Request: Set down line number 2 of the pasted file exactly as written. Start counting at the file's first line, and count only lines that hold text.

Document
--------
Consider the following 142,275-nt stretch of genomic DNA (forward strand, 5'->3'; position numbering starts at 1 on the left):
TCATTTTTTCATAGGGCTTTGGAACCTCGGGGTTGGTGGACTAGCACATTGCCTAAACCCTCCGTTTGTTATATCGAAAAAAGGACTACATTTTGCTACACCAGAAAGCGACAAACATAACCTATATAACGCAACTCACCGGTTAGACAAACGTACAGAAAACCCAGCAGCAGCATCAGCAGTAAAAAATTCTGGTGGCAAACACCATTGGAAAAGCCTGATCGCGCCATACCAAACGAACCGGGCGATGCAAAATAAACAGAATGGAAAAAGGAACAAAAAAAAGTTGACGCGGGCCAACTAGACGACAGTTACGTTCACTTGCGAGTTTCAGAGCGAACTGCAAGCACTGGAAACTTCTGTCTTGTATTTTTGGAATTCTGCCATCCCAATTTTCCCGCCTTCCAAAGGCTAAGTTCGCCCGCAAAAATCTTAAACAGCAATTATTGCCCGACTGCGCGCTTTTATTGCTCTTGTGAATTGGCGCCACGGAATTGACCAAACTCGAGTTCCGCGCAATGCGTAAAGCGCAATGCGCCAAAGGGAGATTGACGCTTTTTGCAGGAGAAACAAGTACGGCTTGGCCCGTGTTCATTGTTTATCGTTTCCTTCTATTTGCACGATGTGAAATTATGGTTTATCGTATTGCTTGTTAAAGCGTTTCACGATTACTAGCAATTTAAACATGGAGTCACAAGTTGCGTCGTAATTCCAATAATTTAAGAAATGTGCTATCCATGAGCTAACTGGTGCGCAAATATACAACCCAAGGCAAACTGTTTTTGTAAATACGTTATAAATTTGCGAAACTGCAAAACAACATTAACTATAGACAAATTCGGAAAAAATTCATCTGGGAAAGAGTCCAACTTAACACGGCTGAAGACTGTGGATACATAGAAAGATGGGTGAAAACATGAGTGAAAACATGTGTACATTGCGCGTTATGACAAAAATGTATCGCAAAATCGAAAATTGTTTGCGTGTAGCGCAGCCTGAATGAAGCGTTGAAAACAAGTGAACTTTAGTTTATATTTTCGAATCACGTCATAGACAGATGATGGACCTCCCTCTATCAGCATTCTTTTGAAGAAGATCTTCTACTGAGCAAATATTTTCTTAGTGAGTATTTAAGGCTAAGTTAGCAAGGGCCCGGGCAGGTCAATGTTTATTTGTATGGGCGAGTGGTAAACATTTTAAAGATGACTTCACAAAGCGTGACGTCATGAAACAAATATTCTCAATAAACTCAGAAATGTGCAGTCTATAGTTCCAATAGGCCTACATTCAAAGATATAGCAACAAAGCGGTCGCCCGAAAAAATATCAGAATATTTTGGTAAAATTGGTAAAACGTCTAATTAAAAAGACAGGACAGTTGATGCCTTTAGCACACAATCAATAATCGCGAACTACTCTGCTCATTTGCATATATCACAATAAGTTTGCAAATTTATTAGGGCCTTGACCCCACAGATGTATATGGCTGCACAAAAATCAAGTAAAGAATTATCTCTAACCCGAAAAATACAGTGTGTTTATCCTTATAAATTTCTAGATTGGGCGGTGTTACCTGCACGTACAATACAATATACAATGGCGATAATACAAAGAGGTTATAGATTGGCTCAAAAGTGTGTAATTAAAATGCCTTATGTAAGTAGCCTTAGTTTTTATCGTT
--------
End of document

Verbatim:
TCATTTTTTCATAGGGCTTTGGAACCTCGGGGTTGGTGGACTAGCACATTGCCTAAACCCTCCGTTTGTTATATCGAAAAAAGGACTACATTTTGCTACACCAGAAAGCGACAAACATAACCTATATAACGCAACTCACCGGTTAGACAAACGTACAGAAAACCCAGCAGCAGCATCAGCAGTAAAAAATTCTGGTGGCAAACACCATTGGAAAAGCCTGATCGCGCCATACCAAACGAACCGGGCGATGCAAAATAAACAGAATGGAAAAAGGAACAAAAAAAAGTTGACGCGGGCCAACTAGACGACAGTTACGTTCACTTGCGAGTTTCAGAGCGAACTGCAAGCACTGGAAACTTCTGTCTTGTATTTTTGGAATTCTGCCATCCCAATTTTCCCGCCTTCCAAAGGCTAAGTTCGCCCGCAAAAATCTTAAACAGCAATTATTGCCCGACTGCGCGCTTTTATTGCTCTTGTGAATTGGCGCCACGGAATTGACCAAACTCGAGTTCCGCGCAATGCGTAAAGCGCAATGCGCCAAAGGGAGATTGACGCTTTTTGCAGGAGAAACAAGTACGGCTTGGCCCGTGTTCATTGTTTATCGTTTCCTTCTATTTGCACGATGTGAAATTATGGTTTATCGTATTGCTTGTTAAAGCGTTTCACGATTACTAGCAATTTAAACATGGAGTCACAAGTTGCGTCGTAATTCCAATAATTTAAGAAATGTGCTATCCATGAGCTAACTGGTGCGCAAATATACAACCCAAGGCAAACTGTTTTTGTAAATACGTTATAAATTTGCGAAACTGCAAAACAACATTAACTATAGACAAATTCGGAAAAAATTCATCTGGGAAAGAGTCCAACTTAACACGGCTGAAGACTGTGGATACATAGAAAGATGGGTGAAAACATGAGTGAAAACATGTGTACATTGCGCGTTATGACAAAAATGTATCGCAAAATCGAAAATTGTTTGCGTGTAGCGCAGCCTGAATGAAGCGTTGAAAACAAGTGAACTTTAGTTTATATTTTCGAATCACGTCATAGACAGATGATGGACCTCCCTCTATCAGCATTCTTTTGAAGAAGATCTTCTACTGAGCAAATATTTTCTTAGTGAGTATTTAAGGCTAAGTTAGCAAGGGCCCGGGCAGGTCAATGTTTATTTGTATGGGCGAGTGGTAAACATTTTAAAGATGACTTCACAAAGCGTGACGTCATGAAACAAATATTCTCAATAAACTCAGAAATGTGCAGTCTATAGTTCCAATAGGCCTACATTCAAAGATATAGCAACAAAGCGGTCGCCCGAAAAAATATCAGAATATTTTGGTAAAATTGGTAAAACGTCTAATTAAAAAGACAGGACAGTTGATGCCTTTAGCACACAATCAATAATCGCGAACTACTCTGCTCATTTGCATATATCACAATAAGTTTGCAAATTTATTAGGGCCTTGACCCCACAGATGTATATGGCTGCACAAAAATCAAGTAAAGAATTATCTCTAACCCGAAAAATACAGTGTGTTTATCCTTATAAATTTCTAGATTGGGCGGTGTTACCTGCACGTACAATACAATATACAATGGCGATAATACAAAGAGGTTATAGATTGGCTCAAAAGTGTGTAATTAAAATGCCTTATGTAAGTAGCCTTAGTTTTTATCGTT